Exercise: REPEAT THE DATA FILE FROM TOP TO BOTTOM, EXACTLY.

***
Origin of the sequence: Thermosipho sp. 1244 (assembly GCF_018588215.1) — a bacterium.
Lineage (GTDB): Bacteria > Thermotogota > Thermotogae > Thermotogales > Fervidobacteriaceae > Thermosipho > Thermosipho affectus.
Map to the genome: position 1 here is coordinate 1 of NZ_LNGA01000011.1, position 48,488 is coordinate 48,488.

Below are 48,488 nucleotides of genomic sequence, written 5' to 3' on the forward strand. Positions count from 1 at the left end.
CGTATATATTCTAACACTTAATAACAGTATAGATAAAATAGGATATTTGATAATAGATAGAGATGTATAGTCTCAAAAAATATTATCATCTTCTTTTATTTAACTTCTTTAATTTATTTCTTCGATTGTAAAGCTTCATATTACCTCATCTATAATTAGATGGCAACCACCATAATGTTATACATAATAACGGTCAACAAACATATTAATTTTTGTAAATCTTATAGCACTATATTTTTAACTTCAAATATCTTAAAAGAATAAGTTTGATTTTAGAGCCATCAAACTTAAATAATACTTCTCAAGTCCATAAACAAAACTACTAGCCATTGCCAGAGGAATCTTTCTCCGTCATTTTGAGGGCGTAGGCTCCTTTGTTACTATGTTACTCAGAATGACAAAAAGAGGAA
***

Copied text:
Origin of the sequence: Thermosipho sp. 1244 (assembly GCF_018588215.1) — a bacterium.
Lineage (GTDB): Bacteria > Thermotogota > Thermotogae > Thermotogales > Fervidobacteriaceae > Thermosipho > Thermosipho affectus.
Map to the genome: position 1 here is coordinate 1 of NZ_LNGA01000011.1, position 48,488 is coordinate 48,488.

Below are 48,488 nucleotides of genomic sequence, written 5' to 3' on the forward strand. Positions count from 1 at the left end.
CGTATATATTCTAACACTTAATAACAGTATAGATAAAATAGGATATTTGATAATAGATAGAGATGTATAGTCTCAAAAAATATTATCATCTTCTTTTATTTAACTTCTTTAATTTATTTCTTCGATTGTAAAGCTTCATATTACCTCATCTATAATTAGATGGCAACCACCATAATGTTATACATAATAACGGTCAACAAACATATTAATTTTTGTAAATCTTATAGCACTATATTTTTAACTTCAAATATCTTAAAAGAATAAGTTTGATTTTAGAGCCATCAAACTTAAATAATACTTCTCAAGTCCATAAACAAAACTACTAGCCATTGCCAGAGGAATCTTTCTCCGTCATTTTGAGGGCGTAGGCTCCTTTGTTACTATGTTACTCAGAATGACAAAAAGAGGAA